Murphy moved to in Middletown Township, New Jersey in 2000.[3] He and his family live in a riverside estate with a $200,000 annual property tax bill.[8]

U. S. Ambassador[edit]

Phil Murphy's nomination as United States Ambassador to Germany was confirmed by the United States Senate on August 7, 2009.

Murphy arrived with his family in Berlin on August 21, 2009. That they arrived in an expensive private jet irked German Chancellor Angela Merkel, who saw it as evidence of the long practice of presidents awarding wealthy donors with ambassadorships.[3]

The United States diplomatic cables published by WikiLeaks in 2010 contained negative statements signed by Ambassador Murphy about senior German politicians, including a remark by Murphy that Chancellor Merkel was "insecure" and unfavorable comments by embassy staff about Guido Westerwelle, the German foreign minister.[9][3][8] Some German officials spoke of being desirous of Ambassador Murphy being recalled.[3] in response, Murphy appeared on German television outlets such as ZDF in an attempt at performing damage control.[9] Murphy later said that the episode was "incredibly awkward and embarrassing" but that the two countries worked through it and that in the end Germany-United States relations were stronger than ever.[3]

On May 29, 2013, it was announced that Murphy was stepping down from the posting.

Run for Governor[edit]

Murphy was mentioned as a potential candidate in the New Jersey gubernatorial election, 2013, however he declined to run.[10][3]

During 2014 Murphy created New Start New Jersey, a non-profit progressive policy think tank which held a number of events around the New Jersey.[11] It said it would neither endorse nor fund political candidates, as it was barred from doing so.[2][4] However it did serve to raise Phil Murphy's political visibility and its events included an appearance by singer Jon Bon Jovi.[4]

In September 2015, Phil Murphy launched a progressive organization named New Way for New Jersey, which held a number of Town Halls, including some statewide telephonic ones on Sunday evenings, and encouraged Democrats to sign petitions critical of incumbent Governor Chris Christie.[12] Unlike New Start New Jersey, New Way for New Jersey was an explicitly political organization.[13]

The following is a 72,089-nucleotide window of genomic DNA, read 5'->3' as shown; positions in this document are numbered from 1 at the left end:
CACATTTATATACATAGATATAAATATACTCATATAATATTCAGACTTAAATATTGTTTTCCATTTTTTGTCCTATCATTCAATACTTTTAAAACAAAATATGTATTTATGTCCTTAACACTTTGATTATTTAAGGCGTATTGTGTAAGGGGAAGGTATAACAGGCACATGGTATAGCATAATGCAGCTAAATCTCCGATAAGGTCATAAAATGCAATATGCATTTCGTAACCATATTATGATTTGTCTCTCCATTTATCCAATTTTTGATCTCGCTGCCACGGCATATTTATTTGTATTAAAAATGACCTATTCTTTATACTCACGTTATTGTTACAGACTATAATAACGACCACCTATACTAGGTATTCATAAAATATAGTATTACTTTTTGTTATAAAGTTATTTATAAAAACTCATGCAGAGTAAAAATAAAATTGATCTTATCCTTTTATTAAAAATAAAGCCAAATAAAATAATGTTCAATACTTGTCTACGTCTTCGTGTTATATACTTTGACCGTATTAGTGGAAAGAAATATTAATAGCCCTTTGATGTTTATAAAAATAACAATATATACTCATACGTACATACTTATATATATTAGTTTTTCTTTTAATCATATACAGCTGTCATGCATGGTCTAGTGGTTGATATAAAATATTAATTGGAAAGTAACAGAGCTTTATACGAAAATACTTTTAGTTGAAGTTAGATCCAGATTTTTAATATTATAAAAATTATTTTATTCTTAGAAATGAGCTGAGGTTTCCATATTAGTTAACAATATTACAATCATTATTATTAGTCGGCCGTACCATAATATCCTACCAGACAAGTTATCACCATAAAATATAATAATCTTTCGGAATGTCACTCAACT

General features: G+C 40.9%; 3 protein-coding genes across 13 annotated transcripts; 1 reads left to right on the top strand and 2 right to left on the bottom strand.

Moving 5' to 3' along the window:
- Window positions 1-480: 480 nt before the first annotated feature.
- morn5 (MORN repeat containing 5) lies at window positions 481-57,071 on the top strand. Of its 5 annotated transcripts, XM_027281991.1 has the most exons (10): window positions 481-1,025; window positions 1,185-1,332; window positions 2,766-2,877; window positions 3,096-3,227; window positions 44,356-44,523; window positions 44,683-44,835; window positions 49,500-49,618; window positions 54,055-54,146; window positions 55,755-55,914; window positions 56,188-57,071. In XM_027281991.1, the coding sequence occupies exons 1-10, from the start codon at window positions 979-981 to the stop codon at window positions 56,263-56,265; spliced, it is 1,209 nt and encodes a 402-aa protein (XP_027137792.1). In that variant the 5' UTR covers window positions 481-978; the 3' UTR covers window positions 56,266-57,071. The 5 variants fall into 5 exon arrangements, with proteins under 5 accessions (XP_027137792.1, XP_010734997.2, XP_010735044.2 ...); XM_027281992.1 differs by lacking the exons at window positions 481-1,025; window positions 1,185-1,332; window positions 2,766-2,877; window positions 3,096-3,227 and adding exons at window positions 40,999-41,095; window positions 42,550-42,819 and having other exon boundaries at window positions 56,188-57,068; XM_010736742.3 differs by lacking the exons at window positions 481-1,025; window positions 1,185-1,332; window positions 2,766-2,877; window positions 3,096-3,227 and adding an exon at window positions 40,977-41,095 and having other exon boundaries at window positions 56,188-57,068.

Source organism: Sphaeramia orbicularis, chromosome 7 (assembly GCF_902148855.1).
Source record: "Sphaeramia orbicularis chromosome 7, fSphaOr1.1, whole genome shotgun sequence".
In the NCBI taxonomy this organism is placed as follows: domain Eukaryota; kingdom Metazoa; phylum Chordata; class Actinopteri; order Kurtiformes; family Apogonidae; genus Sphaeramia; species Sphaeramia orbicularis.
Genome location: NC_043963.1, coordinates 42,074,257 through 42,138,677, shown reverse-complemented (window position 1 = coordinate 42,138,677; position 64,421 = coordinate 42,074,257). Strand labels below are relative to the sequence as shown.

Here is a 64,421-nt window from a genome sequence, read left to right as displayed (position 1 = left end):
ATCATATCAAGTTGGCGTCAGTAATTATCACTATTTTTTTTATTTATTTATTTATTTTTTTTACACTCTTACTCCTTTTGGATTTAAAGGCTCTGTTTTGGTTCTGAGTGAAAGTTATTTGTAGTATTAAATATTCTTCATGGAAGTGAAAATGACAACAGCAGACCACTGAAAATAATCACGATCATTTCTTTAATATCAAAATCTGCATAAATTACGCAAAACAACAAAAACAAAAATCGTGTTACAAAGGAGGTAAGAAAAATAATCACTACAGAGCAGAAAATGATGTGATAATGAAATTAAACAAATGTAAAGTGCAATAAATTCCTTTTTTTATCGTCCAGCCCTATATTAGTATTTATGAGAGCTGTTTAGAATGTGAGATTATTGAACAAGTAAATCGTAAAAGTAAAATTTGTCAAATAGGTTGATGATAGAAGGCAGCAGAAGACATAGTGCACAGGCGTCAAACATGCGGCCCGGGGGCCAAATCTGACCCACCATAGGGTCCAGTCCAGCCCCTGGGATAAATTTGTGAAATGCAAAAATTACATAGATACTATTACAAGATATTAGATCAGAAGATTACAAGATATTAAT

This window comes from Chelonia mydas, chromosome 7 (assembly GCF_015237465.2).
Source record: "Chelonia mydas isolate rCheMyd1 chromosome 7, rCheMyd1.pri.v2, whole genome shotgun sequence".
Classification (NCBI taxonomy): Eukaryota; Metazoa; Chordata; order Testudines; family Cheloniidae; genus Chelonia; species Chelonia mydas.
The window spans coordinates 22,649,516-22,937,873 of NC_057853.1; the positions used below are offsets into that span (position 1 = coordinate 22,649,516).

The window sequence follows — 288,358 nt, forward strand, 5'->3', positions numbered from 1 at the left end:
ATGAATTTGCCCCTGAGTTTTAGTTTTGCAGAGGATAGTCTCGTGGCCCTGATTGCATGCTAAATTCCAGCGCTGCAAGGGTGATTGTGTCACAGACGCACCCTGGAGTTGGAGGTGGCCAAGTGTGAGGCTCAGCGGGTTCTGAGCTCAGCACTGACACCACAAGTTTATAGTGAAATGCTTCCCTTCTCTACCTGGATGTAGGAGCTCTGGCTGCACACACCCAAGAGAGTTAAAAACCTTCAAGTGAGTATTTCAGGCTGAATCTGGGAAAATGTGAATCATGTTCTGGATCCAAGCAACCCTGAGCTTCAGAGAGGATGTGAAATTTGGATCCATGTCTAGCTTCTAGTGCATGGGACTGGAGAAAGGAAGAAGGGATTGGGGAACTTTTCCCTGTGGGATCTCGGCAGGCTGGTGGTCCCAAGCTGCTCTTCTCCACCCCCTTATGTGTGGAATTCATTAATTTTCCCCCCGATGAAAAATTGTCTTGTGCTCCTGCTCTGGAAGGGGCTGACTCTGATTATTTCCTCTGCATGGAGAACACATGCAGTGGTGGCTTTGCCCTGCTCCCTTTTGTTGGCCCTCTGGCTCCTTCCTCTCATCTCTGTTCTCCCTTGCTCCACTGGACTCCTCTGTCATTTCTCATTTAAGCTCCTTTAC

Making reference to Governor Christie's presidential campaign and subsequent support and travel on behalf of Donald Trump's presidential campaign, Murphy has implored to Christie, "Do your job or quit."[14]

In May 2016, Phil Murphy announced, via the means of an online video, his candidacy for the Democratic nomination in the New Jersey gubernatorial election, 2017.[15][13] In doing so he became the race's first announced candidate.[15][13] He has said of his rationale, "I am running for governor because New Jersey desperately needs adult leadership that puts our people first."[16] Announcing so early was an unusual act.[13] Comparisons with unpopular former governor Jon Corzine, another wealthy former Goldman Sachs executive, is expected to be a challenge Murphy must meet.[8][3][13] A supposedly out-of-touch, plutocratic family holiday letter also came in for some editorial condemnation.[17] Murphy has also begun the campaign with low name visibility among the state's voters.[8] The candidate plans to loan $10 million of his own money to the campaign but to also aggressively fund-raise.[15] However he said he would accept no dark money and that "I’m holding our campaign to a higher standard.."[18]

Following announcement of the campaign, New Way for New Jersey folded.[13] New Start New Jersey continued, albeit without Murphy on its board.[13]


  1. ^ a b c d e f g "Board Member Philip D. Murphy". Retrieved 2016-05-17. 
  2. ^ a b c "Likely Democratic candidate for N.J. governor buys ad touting middle-class". Retrieved 2016-05-17. 
  3. ^ a b c d e f g h i j k l m
  4. ^ a b c
  5. ^ a b
  6. ^
  7. ^ * U.S. Soccer Foundation at the Wayback Machine
  8. ^ a b c d
  9. ^ a b German-U.S. Relations Will Survive WikiLeaks — but the Trust Is Gone - Time, 2010
  10. ^
  11. ^ [1] New Start New Jersey
  12. ^ [2] New Way for New Jersey
  13. ^ a b c d e f g
  14. ^
  15. ^ a b c
  16. ^ Campaign mailer, late May 2016.
  17. ^
  18. ^